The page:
After the Second World War, as part of the reconstruction of the Vienna State Opera, the former administrative wing of the Opera House was turned into a new, public intermission room 45 meters long: the Gobelin Hall.
Since 1955, the walls of this room have been adorned with 13 tapestries designed by Rudolf Eisenmenger, who also designed the Iron Curtain, with motifs from Mozart’s Magic Flute. The large-format and elaborate tapestries were made by the Viennese Gobelin Manufactory over a period of six years. The motifs depict the central characters of The Magic Flute, i.e. Tamino, Pamina, the Queen of the Night, Papageno and Papagena.
In 1997, the Gobelin Hall was renamed the Gustav Mahler Hall. The occasion was the 100th anniversary of the beginning of Mahler’s court opera directorship, whose office was located in the area of today’s intermission room - exactly in front of the second window on all sides. Other directors of the Vienna State Opera - among them Richard Strauss or Clemens Krauss - also used these directorial rooms.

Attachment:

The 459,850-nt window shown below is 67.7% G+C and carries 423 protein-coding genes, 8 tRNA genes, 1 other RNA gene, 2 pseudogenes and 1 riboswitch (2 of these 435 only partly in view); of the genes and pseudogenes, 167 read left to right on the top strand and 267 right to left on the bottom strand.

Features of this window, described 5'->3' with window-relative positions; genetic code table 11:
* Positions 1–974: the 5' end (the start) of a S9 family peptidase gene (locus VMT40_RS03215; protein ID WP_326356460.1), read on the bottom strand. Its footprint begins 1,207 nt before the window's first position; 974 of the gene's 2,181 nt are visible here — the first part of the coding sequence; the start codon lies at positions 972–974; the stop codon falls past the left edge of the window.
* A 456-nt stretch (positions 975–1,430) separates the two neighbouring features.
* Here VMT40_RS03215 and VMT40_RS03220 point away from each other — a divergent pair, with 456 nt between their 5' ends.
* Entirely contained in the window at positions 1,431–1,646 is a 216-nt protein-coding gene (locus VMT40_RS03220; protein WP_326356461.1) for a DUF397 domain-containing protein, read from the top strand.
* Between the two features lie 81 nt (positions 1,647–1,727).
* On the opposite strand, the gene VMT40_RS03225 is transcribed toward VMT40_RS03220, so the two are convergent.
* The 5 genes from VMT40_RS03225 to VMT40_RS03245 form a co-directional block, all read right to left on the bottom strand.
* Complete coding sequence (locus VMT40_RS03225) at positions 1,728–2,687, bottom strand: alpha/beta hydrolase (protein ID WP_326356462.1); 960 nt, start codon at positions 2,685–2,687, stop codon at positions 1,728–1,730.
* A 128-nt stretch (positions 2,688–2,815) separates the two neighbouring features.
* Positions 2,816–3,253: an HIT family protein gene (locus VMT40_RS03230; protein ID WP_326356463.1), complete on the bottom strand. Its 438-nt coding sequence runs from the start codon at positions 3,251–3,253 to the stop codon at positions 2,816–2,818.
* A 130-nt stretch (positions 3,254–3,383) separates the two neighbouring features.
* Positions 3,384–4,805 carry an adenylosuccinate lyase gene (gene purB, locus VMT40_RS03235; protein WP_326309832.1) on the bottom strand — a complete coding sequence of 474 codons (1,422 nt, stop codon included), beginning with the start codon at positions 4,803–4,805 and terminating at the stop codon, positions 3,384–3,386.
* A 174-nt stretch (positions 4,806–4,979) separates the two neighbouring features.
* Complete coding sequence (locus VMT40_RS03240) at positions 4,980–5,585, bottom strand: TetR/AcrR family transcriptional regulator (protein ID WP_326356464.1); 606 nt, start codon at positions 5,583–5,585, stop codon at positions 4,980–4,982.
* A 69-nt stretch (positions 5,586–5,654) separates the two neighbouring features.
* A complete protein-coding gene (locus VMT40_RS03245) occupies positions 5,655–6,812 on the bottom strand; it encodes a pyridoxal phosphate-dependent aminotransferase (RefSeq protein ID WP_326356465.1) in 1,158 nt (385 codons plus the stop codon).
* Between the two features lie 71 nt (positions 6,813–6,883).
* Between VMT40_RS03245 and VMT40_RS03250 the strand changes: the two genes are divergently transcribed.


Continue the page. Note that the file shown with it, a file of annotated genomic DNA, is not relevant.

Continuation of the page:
In memory of the great director, conductor and composer and of his work in the Haus am Ring, a Mahler portrait created by R.B. Kitaj and a bust of Gustav Mahler by his daughter Anna can be seen in the hall.